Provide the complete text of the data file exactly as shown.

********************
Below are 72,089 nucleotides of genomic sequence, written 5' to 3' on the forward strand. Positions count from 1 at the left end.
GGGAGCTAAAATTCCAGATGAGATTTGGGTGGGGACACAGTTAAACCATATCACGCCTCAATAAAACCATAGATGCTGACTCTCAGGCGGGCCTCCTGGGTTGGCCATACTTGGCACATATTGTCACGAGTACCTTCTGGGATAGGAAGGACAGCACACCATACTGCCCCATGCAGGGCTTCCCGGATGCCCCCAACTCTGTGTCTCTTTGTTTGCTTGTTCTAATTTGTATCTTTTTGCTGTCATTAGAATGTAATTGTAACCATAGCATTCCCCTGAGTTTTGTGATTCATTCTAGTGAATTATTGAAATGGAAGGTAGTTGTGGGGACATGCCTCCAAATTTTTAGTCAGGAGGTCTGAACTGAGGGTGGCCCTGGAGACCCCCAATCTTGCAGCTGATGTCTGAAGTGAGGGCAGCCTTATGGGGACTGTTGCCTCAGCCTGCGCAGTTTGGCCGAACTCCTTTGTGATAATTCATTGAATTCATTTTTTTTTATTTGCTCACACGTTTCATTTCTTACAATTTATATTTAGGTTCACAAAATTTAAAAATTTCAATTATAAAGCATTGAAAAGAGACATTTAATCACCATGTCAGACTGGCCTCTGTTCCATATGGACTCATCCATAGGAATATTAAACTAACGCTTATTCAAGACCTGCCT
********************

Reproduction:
Below are 72,089 nucleotides of genomic sequence, written 5' to 3' on the forward strand. Positions count from 1 at the left end.
GGGAGCTAAAATTCCAGATGAGATTTGGGTGGGGACACAGTTAAACCATATCACGCCTCAATAAAACCATAGATGCTGACTCTCAGGCGGGCCTCCTGGGTTGGCCATACTTGGCACATATTGTCACGAGTACCTTCTGGGATAGGAAGGACAGCACACCATACTGCCCCATGCAGGGCTTCCCGGATGCCCCCAACTCTGTGTCTCTTTGTTTGCTTGTTCTAATTTGTATCTTTTTGCTGTCATTAGAATGTAATTGTAACCATAGCATTCCCCTGAGTTTTGTGATTCATTCTAGTGAATTATTGAAATGGAAGGTAGTTGTGGGGACATGCCTCCAAATTTTTAGTCAGGAGGTCTGAACTGAGGGTGGCCCTGGAGACCCCCAATCTTGCAGCTGATGTCTGAAGTGAGGGCAGCCTTATGGGGACTGTTGCCTCAGCCTGCGCAGTTTGGCCGAACTCCTTTGTGATAATTCATTGAATTCATTTTTTTTTATTTGCTCACACGTTTCATTTCTTACAATTTATATTTAGGTTCACAAAATTTAAAAATTTCAATTATAAAGCATTGAAAAGAGACATTTAATCACCATGTCAGACTGGCCTCTGTTCCATATGGACTCATCCATAGGAATATTAAACTAACGCTTATTCAAGACCTGCCT